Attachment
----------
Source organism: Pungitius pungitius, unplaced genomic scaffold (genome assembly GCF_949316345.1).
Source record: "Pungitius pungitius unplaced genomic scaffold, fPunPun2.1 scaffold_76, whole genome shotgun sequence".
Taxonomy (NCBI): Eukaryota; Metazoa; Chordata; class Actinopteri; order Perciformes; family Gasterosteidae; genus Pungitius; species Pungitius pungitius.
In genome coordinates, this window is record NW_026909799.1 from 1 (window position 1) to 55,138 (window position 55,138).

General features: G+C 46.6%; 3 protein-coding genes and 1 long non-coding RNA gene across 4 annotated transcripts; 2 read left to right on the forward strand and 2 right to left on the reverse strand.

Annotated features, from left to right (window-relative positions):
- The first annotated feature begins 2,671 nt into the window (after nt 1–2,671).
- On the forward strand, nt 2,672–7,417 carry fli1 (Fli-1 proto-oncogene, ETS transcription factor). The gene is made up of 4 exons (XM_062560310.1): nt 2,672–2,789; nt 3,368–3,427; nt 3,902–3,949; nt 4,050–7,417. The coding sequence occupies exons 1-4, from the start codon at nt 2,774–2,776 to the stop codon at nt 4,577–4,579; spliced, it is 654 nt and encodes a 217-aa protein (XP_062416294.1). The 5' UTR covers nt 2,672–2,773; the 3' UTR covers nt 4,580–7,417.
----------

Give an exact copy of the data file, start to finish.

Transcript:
Source organism: Pungitius pungitius, unplaced genomic scaffold (genome assembly GCF_949316345.1).
Source record: "Pungitius pungitius unplaced genomic scaffold, fPunPun2.1 scaffold_76, whole genome shotgun sequence".
Taxonomy (NCBI): Eukaryota; Metazoa; Chordata; class Actinopteri; order Perciformes; family Gasterosteidae; genus Pungitius; species Pungitius pungitius.
In genome coordinates, this window is record NW_026909799.1 from 1 (window position 1) to 55,138 (window position 55,138).

General features: G+C 46.6%; 3 protein-coding genes and 1 long non-coding RNA gene across 4 annotated transcripts; 2 read left to right on the forward strand and 2 right to left on the reverse strand.

Annotated features, from left to right (window-relative positions):
- The first annotated feature begins 2,671 nt into the window (after nt 1–2,671).
- On the forward strand, nt 2,672–7,417 carry fli1 (Fli-1 proto-oncogene, ETS transcription factor). The gene is made up of 4 exons (XM_062560310.1): nt 2,672–2,789; nt 3,368–3,427; nt 3,902–3,949; nt 4,050–7,417. The coding sequence occupies exons 1-4, from the start codon at nt 2,774–2,776 to the stop codon at nt 4,577–4,579; spliced, it is 654 nt and encodes a 217-aa protein (XP_062416294.1). The 5' UTR covers nt 2,672–2,773; the 3' UTR covers nt 4,580–7,417.